Brian Cotter: To ask the Secretary of State for Environment, Food and Rural Affairs (1) what plans the Government have for funding the Honey Bee Health Programme; and what assessment she has made of the impact these plans would have on monitoring the infectious diseases of bees; 
Alun Michael: The Department recognises the importance of its bee health programme to the beekeeping sector in England. Through the National Bee Unit, we are providing a free diagnostic and inspection service to beekeepers for notifiable pests and diseases, as well as an extensive training and education programme to help them become more self-reliant through improved apiary management.
It is intended that the proposed 20 per cent. cut in funding should be concentrated on the field force of the Bee Diseases Inspectorate. The capacity of the National Bee Unit to provide scientific services which are essential to the identification and control of bee diseases will be substantially maintained but we shall be asking beekeepers to take a greater measure of responsibility for dealing with varroasis and European foul brood, diseases for which effective means of control are in place or under development.
Mr. Morley: The Climate Change Levy started operating in 2001 and the table gives estimated total UK emissions of carbon dioxide emissions since 2000. The estimates are consistent with those published in the Consultation Paper for the Review of the UK Climate Change Programme.
|Total UK CO 2 emissions (million tonnes/yr)
The data incorporate recent revisions to the carbon emission factors for coal used in power generation and for natural gas. The next inventory submission to the United Nations Framework Convention on Climate Change is due in April 2005, and will complete the incorporation of new data on carbon emission factors, and contain revised estimates carbon emissions from land-use change and forestry, as set out on the Consultation Paper.
Norman Baker: To ask the Secretary of State for Environment, Food and Rural Affairs if she will make a statement on the outcome of the recent discussions in China on matters within her responsibilities, attended by the Minister for Environment and Agri-Environment. 
Mr. Morley: I led a British water industry mission to Beijing (2124 November), Wuhan (2425 November) and Guangzhou (2526 November). The principal objectives of my visit were to raise the profile in China of the UK water industry, to open doors for the business delegation and to demonstrate UK business commitment to the market.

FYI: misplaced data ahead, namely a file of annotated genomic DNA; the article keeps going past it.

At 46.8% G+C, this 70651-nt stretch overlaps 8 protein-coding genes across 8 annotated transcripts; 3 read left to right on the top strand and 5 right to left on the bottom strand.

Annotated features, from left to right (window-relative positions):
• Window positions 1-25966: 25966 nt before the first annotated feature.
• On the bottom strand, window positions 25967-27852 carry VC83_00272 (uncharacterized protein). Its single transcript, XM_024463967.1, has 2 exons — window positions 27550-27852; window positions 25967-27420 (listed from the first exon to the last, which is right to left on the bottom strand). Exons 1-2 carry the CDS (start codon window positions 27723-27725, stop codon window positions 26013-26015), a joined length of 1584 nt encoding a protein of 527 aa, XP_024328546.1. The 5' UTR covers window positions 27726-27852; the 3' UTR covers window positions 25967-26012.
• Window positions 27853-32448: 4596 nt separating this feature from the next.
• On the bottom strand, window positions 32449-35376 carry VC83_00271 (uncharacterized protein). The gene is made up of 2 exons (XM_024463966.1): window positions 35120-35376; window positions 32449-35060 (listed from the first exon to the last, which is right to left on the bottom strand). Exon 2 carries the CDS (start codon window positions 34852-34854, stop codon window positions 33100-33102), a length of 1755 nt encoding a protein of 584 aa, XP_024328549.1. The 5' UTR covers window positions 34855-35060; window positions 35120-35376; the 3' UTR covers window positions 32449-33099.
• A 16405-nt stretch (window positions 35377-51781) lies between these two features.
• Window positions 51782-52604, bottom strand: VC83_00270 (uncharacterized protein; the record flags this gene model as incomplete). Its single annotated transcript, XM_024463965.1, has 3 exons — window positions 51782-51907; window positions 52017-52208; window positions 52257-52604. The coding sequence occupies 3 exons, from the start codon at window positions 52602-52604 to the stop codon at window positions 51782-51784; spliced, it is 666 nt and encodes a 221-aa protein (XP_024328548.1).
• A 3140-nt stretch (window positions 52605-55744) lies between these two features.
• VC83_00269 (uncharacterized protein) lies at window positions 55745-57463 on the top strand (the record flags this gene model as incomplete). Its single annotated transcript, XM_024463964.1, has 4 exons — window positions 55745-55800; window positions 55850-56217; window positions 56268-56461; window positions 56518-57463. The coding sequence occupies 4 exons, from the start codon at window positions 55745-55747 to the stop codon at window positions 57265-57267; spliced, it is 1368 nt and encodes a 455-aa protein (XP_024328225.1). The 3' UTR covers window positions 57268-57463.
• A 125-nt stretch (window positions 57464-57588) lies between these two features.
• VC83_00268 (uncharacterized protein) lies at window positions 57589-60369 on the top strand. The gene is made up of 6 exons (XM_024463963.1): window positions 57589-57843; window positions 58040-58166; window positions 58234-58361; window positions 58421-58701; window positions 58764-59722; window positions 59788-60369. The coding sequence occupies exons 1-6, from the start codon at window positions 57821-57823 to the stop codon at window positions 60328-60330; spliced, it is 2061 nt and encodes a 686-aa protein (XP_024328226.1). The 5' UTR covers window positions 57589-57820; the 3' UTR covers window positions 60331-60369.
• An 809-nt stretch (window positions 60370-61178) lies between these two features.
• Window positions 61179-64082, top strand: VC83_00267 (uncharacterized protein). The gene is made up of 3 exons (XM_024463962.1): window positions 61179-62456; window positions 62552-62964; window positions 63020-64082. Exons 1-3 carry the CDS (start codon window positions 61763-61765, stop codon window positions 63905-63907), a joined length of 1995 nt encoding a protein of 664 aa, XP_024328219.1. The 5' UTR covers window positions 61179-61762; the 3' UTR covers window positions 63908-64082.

Nine companies were given opportunities to share their experience and expertise with their Chinese counterparts and relevant Government authorities. The visit encouraged greater future co-operation between the UK and China at municipal, provincial and central Government levels. I understand that as a result these companies have made a great number of useful contacts and positioned themselves to pursue particular business opportunities in China.
I was also able to raise the profile of the UK-China Water and Wastewater which had its inaugural meeting during my visit. I understand that this was also successful and will lead to greater cooperation on policy and trade issues.
I also held discussions with Ministers and officials in a number of key ministries on other Defra interests including sustainable development, climate change and illegal logging. There are benefits from closer cooperation with China in all these areas of policy.
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Finally, I took the opportunity to discuss the environment contribution to the UK's year of science in China which begins in January.
Mr. Drew: To ask the Secretary of State for Environment, Food and Rural Affairs if she will include in forthcoming environmental legislation, with particular reference to the Clean Neighbourhoods and Environment Bill, measures to deal with the proliferation of signage in rural areas.